Statistics and the connected classroom

Every primary classroom studies statistics several times a year and when it comes to graphs you go through the process:  surveys, tally charts, pictograms, bar graphs,

This Pie Chart was a truly enjoyable lesson, as the students used protractors and their knowledge of degrees to draw the graph.
This Pie Chart was a truly enjoyable lesson, as the students used protractors and their knowledge of degrees to draw the graph.

column graphs, line graphs, stem & blah, blah…

I am one of those who gets their students to make pretty graphs based on a a survey (favourite pet or book or blah..) and I have known for years that it is just going through the motions. The students learn skills (using a ruler, counting hands up in the classroom and colouring in a chart), but do they make any understandings? Maybe you integrate ICT and have a play with Excel, but do they make any connection to the real world or see statistics outside their classroom?


NOTE: Every class I have ever taught has loved making graphs – ruling them, colouring them and presenting them with a couple of comments on what they think the graph is telling them – and I love the lesson as well.  I am just being a bit of a devils advocate with the previous paragraphs, not slandering every amazing teacher who gets their class to make a graph.


So, how do we take a classes questions and ask them to the world? How to we make a survey or questionnaire that has a sample size more than the number of students in your class? The answer is a Google form with some assistance from Twitter, Facebook, Email and a few forceful requests for friends to share the form and off you go.

We created the form from a whole lot of ‘random questions’ (this is how they have been described by many of those who have answered the form) and when the students went to get on the bus at the end of the day I began the sharing process. It did take begging in some cases, but only a few times and by the morning we had almost 200 responses and by our Numeracy lesson we had 250 responses.

The first 30-40 minutes of the Numeracy lesson began an animated discussion full of predictions on what we thought each questions results would be and then pondering why we were so wrong on almost every question. Additionally, as we reviewed the results 10 more people somewhere in the world answered the survey.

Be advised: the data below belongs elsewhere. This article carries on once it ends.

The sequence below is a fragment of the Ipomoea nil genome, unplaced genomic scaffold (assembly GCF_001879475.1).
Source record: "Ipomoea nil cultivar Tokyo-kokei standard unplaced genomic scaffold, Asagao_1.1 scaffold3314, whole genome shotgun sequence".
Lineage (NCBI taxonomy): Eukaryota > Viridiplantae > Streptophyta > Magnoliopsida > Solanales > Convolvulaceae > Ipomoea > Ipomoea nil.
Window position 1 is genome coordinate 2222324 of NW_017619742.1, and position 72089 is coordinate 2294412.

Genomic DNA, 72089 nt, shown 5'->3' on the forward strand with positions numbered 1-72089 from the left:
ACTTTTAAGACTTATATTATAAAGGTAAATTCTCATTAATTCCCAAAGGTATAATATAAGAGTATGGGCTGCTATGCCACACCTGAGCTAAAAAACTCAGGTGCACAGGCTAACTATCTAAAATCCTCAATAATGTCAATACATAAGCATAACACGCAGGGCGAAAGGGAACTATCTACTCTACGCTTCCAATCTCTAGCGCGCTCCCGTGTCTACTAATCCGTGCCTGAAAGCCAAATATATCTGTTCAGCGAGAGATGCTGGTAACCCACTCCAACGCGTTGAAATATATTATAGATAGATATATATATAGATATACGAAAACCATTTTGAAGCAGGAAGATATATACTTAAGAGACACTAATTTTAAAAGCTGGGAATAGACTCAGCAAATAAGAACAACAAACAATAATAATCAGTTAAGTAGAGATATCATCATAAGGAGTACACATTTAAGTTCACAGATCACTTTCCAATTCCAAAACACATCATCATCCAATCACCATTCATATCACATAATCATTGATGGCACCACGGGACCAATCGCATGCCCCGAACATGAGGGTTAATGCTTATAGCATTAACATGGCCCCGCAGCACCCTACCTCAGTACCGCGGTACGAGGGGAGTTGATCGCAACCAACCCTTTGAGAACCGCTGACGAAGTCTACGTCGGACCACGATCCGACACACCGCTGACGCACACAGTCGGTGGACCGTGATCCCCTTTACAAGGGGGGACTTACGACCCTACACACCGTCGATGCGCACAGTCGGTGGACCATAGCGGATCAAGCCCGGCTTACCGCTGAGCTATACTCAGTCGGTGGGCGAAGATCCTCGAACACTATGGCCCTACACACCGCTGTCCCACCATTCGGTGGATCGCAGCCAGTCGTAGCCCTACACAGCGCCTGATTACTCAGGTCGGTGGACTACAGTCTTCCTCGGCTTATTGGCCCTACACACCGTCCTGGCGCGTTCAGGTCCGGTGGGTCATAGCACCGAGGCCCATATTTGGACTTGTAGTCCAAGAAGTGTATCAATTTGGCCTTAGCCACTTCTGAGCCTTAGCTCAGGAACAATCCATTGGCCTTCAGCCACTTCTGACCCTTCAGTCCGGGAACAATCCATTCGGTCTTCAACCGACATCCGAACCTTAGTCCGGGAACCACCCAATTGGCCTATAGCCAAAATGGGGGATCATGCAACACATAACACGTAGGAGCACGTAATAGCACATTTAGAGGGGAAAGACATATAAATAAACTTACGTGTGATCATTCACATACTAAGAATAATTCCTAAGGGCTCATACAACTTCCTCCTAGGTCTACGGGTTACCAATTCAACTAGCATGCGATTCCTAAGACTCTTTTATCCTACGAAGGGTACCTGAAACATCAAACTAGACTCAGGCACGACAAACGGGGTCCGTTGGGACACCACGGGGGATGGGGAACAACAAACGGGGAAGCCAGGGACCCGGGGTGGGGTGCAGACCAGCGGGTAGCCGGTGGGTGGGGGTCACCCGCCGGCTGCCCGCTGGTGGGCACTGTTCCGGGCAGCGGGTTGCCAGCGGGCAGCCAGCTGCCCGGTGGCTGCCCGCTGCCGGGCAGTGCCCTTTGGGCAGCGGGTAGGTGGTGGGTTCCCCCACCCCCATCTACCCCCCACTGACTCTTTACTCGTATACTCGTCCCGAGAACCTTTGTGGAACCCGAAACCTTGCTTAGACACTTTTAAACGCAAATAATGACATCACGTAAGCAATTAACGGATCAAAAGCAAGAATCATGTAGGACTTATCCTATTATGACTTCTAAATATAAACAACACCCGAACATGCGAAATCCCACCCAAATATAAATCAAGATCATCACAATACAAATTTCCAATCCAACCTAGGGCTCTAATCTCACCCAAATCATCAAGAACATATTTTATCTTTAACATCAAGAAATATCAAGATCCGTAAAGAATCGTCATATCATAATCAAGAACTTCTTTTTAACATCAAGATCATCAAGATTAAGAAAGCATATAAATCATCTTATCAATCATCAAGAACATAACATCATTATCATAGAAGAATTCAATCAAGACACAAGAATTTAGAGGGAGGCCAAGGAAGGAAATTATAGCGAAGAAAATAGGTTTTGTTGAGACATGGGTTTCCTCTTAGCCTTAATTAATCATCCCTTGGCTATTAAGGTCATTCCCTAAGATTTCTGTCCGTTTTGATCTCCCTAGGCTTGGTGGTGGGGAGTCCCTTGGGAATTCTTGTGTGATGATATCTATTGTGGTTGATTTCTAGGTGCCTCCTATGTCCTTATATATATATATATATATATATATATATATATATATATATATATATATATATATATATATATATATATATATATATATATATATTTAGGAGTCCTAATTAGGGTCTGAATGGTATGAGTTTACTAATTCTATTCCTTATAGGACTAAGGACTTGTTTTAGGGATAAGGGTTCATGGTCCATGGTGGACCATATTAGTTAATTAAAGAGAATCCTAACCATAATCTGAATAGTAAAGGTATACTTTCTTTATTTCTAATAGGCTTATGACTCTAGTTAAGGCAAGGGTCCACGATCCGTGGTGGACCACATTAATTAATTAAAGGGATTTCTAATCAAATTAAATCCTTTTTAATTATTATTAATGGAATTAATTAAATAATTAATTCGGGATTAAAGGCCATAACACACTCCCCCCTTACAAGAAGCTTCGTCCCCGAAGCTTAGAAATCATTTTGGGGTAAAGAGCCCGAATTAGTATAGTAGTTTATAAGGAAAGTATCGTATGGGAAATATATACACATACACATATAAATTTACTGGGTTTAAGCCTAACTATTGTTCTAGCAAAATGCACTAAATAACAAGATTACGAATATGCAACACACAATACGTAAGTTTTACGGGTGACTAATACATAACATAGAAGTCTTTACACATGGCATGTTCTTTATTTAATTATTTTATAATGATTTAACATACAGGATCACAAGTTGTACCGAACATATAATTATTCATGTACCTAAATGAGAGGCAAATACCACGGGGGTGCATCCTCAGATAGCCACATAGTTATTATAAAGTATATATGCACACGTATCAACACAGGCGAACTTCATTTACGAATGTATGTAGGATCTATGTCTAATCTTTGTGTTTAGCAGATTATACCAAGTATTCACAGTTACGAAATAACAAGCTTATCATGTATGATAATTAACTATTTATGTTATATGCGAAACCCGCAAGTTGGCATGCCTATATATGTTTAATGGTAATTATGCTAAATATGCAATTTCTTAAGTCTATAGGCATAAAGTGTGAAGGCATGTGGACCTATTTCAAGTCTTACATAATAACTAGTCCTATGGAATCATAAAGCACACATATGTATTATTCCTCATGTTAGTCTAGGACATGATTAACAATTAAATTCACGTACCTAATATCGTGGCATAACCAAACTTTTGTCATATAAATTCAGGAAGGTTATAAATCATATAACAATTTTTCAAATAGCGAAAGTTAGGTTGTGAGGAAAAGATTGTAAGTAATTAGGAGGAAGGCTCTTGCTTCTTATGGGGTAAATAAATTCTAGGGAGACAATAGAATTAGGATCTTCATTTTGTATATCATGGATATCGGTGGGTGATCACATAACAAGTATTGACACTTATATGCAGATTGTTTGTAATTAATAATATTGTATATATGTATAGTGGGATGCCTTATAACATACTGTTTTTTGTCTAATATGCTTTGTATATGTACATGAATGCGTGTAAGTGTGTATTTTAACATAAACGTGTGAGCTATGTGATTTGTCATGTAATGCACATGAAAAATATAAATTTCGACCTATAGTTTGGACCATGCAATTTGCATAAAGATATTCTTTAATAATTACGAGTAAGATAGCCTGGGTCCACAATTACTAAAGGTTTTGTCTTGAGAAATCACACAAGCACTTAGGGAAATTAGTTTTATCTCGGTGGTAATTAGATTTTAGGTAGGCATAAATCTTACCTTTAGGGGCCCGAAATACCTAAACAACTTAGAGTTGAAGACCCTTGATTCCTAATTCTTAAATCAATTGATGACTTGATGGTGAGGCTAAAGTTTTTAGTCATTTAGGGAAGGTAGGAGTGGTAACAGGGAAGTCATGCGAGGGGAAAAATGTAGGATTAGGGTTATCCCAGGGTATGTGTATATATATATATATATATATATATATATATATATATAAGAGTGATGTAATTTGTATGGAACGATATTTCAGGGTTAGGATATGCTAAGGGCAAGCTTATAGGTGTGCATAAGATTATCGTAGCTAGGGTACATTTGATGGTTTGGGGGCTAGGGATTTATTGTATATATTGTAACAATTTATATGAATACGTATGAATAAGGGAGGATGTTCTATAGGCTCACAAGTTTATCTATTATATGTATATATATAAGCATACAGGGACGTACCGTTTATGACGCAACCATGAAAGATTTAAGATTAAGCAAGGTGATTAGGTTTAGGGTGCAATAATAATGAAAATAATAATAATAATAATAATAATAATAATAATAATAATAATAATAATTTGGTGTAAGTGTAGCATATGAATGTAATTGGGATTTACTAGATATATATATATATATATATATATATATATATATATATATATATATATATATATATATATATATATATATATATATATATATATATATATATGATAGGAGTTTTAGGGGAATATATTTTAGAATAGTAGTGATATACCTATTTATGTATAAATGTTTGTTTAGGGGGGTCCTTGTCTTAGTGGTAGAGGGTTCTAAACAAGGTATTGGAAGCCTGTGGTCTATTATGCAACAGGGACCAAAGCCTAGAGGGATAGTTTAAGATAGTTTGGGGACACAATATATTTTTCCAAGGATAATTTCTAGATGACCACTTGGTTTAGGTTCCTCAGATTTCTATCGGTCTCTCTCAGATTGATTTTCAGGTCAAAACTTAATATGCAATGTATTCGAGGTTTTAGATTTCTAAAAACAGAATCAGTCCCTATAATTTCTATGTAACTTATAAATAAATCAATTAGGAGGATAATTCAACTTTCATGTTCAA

They said things like…

Why are the amount of Arabic speakers the same as the amount of Maori Speakers?
-I think Facebook might be banned in a lot of Arabic speaking countries.
-There are Maori speakers because Mr Dyer is from New Zealand.
-I just think that not many people who speak Arabic have seen the survey…
…and maybe if they did the could not read it because it was in English?

Why do over 60% the people answering our survey wear glasses or contacts when less than 10% of our class do?

Why are most of the people who answered Women? Is it because they use more social media or because they take more time to help people?

Why do only a few people like Orange… it’s my favourite colour?

66% of people take a car to work or school – that is two out of three people… That is bad for the environment.

Wow, a lot of people believe in Aliens!


Unknown
Yellow indicates the spread of our survey within the first 24 hours. I wonder how much yellow there will be after a week?

We then looked at different types of questions and discussed how we normally write closed questions, but by giving an open question like “What is your favourite food?” we get to see how truly different everyones choices are, but when we asked closed questions with a yes or no answer or only a few options it does not always give the person taking the survey the option of answering as they would like.

At the end of the first 24 hours my tech savvy and like minded teaching assistant took the data and turned it into a visual world map. Places in yellow are where we have reached already.

So now, after 3 days of the form being online we have reached just over 500 participants and we see the statistics beginning to even out to what we originally predicted. Hopefully over the weekend we will get more participants and as it spreads we may reach across to more parts of Africa or South America. So, next time you are studying statistics and want your class to get a better understanding of analyzing data give a Google Form a try and use all those social media contacts you have to see how far  you can spread your questions.

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Student Created Tutorials in Numeracy

Holiday is over and back in class and this is my first post of the school year. I think it is a nice cross of Numeracy and ICT skills.

Each group has been working on mastering a different strategy in Maths and then developing the ability to explain what they are doing verbally. What is an easy way for the teacher to assess and for the students to show mastery… in pairs create a Kahn Academy style tutorial.

One student records the other working through a problem (this reduces the camera shakiness) then they swap over so each has a problem recorded. Import the clip to iMovie, turn off the videos sound to remove the white noise from the classroom then find a quiet space and record a voice over and publish the movie. The first time that I did it they recorded audio as they worked through the problem, but this distracted them from the equation and made them a bit nervous, but by separating the explanation and the problem it allowed students to focus on the task.

The video below if from a student who is not too confident in Maths, and did record the voice over three times, but by the finished product he was able to clearly explain what he was doing, why he was doing it and had a huge smile on his face – success!

My only wish now is that I was not in China and my students had access to a blog to publish their work on.